(13) BEAUTY IS IN THE ABACUS OF THE BEHOLDER. [Item by Mike Kennedy.] Data visualization is probably as much art as science and the shortlists for the 2018 Kantar Information is Beautiful Awards support that. The lists include several items of potential genre & genre-adjacent interest. You’ll need to click the links below to get to the nominee page, then click through to the various creator’s websites to see the full visualizations.

A 3-D linked look the Marvel Cinematic Universe is one of the nominees in the Arts, Entertainment & Culture category. Also in that group is Fear and Loathing In Cinema Theatre: Our Favourite Genres and Emotions In IMDB Top 250. In the Science & Technology category, there’s an ambitious wrap-up of Satellites: 60 Years In Orbit. (Though some people may hesitate to go to the Russian host site to view this one.) For the astronomically inclined, Figures in the Sky looks at how constellations vary across a host of cultures. The Next Bechdel Test may already have been reported in File 770. Both those latter two are in the People, Languages & Identity category. YMMV on how many other of these nominees are genre-adjacent.

(14) TENTACLE TIME. National Geographic video shows where “World’s largest deep-sea octopus nursery discovered”.

Off the coast of Monterey, California, and some two miles below the surface of the Pacific Ocean, scientists piloting a remotely-operated submersible saw something no one has ever seen before.

Octopuses. Hundreds of them. Huddled on a rocky outcrop at the base of an underwater mountain.

“We went down the eastern flank of this small hill, and that’s when—boom—we just started seeing pockets of dozens here, dozens there, dozens everywhere,” says Chad King, chief scientist on the Exploration Vessel Nautilus.

All in all, King estimates that more than 1,000 octopuses known as Muusoctopus robustus were nestled among the rocks, most of which appeared to be inverted, or turned inside out. For this species, that inside-out pose is common among females that are brooding, or protecting their growing young. In some cases, the submersible’s camera could even spot tiny embryos cradled within their mothers’ arms.

(15) HALLOWEEN TREE. It’s Bradbury season at the Take Me To Your Reader podcast: “TMTYR Episode #70: This Movie is Woke! (The Halloween Tree)”.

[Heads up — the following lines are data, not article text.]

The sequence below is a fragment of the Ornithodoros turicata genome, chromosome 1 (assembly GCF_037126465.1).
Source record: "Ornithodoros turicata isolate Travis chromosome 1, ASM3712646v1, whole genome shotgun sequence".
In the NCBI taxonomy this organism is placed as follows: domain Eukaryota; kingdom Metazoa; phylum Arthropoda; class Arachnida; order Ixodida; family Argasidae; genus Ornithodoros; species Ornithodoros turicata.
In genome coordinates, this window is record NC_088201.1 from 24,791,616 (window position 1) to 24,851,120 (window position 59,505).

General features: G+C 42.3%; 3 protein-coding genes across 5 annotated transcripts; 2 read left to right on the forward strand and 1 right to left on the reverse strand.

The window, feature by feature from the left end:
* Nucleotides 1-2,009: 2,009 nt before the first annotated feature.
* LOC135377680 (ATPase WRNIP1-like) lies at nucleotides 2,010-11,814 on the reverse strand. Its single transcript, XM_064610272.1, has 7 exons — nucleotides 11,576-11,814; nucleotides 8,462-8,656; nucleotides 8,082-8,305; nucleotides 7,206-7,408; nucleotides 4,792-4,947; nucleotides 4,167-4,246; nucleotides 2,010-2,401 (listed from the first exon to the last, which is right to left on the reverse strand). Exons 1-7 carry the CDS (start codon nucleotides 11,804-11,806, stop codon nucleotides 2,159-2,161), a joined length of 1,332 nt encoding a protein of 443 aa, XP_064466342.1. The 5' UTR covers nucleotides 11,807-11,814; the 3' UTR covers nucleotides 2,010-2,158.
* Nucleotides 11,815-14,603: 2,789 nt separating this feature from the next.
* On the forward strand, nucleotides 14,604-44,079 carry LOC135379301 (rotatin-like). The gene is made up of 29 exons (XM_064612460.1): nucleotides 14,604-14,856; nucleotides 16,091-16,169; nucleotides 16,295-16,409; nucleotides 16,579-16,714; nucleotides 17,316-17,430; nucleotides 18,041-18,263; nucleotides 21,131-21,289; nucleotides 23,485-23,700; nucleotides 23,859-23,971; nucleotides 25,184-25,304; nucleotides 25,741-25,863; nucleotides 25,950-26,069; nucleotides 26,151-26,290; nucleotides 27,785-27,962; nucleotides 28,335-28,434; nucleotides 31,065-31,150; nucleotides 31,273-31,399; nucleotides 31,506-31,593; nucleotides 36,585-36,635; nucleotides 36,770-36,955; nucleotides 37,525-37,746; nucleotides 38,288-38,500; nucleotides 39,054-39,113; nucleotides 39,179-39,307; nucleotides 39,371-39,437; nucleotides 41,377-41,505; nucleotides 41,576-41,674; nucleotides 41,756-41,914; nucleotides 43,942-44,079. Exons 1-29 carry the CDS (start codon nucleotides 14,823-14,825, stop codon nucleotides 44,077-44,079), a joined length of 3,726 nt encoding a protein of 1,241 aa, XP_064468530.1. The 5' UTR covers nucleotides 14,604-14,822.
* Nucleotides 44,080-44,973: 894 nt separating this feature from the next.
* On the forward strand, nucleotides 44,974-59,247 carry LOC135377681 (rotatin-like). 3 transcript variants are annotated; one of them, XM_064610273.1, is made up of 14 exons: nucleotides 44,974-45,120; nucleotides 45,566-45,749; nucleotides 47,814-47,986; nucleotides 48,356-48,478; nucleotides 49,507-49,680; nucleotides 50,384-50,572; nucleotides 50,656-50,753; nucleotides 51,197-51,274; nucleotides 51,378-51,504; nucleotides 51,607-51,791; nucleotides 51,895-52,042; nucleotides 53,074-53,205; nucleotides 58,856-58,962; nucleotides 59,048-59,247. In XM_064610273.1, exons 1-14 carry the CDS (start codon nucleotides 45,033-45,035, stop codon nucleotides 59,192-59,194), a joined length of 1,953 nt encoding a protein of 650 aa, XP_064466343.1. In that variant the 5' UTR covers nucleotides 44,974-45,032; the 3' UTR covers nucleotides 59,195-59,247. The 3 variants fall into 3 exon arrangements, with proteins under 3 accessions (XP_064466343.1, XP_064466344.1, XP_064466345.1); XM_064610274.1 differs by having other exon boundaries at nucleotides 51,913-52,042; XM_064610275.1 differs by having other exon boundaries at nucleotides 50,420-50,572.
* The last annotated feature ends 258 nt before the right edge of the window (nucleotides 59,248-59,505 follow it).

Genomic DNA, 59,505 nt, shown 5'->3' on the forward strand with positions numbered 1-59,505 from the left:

Once, again, the Pavement Pounders are joined by Dr. Phil Nichols to discuss some Ray Bradbury. This time, it’s The Halloween Tree, the book, the television film, and the Colonial Radio Theater production.

(16) ON THE ROAD. Filmmaker John Carpenter’s Official Music Tour will take him all over Europe, but the last stop will be in Los Angeles.

(17) BARELY SFF ADJACENT. Slate presents “The 10 Commandments of Baby Halloween Costumes”. And a lot of the photos are of genre costumes!

There are almost no wrong answers. You don’t have to be especially creative. Tons of babies dress up as pumpkins, and guess what? Each and every one of them makes an excellent pumpkin. On the other end of the spectrum, if you want to do something weird or special, go for it! This Halloween will be one of the few your baby isn’t old enough to express any preferences of her own, so if you want to dress her as Lady Gaga in A Star Is Born or a Chippendale’s dancer, I say go for it.

(18) DUM VIVIMUS VIVAMUS. SYFY Wire has made note of Halloween yard art that pays homage to (spoiler alert) the demise of Spider-Man at the end of the latest Avengers movie (“Avengers: Infinity War fan Halloween display pays hilarious homage to the snap”).

Thanos’ finger snap at the end of Avengers: Infinity War sucked for pretty much everybody but the Mad Titan himself — and perhaps most of all for Peter Parker and Tony Stark. Stranded with a busted alien spacecraft on Thanos’ home planet and already left for dead, Stark has to watch as his superhero friends vaporize all around him one by one — including Spidey, who turns to ash right in Tony’s arms.